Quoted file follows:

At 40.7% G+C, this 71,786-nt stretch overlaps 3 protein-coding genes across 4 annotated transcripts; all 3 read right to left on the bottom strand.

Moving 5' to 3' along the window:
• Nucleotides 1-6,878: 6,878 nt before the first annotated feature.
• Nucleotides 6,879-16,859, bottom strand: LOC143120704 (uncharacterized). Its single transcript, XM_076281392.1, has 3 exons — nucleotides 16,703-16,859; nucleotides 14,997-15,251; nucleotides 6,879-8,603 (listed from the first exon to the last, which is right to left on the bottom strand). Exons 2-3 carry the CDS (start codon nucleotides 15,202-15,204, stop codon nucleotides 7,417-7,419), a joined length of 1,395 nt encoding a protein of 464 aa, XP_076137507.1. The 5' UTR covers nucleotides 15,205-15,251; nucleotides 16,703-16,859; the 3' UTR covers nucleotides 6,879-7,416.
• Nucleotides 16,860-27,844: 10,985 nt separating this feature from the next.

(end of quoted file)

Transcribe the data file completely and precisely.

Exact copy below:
At 40.7% G+C, this 71,786-nt stretch overlaps 3 protein-coding genes across 4 annotated transcripts; all 3 read right to left on the bottom strand.

Moving 5' to 3' along the window:
• Nucleotides 1-6,878: 6,878 nt before the first annotated feature.
• Nucleotides 6,879-16,859, bottom strand: LOC143120704 (uncharacterized). Its single transcript, XM_076281392.1, has 3 exons — nucleotides 16,703-16,859; nucleotides 14,997-15,251; nucleotides 6,879-8,603 (listed from the first exon to the last, which is right to left on the bottom strand). Exons 2-3 carry the CDS (start codon nucleotides 15,202-15,204, stop codon nucleotides 7,417-7,419), a joined length of 1,395 nt encoding a protein of 464 aa, XP_076137507.1. The 5' UTR covers nucleotides 15,205-15,251; nucleotides 16,703-16,859; the 3' UTR covers nucleotides 6,879-7,416.
• Nucleotides 16,860-27,844: 10,985 nt separating this feature from the next.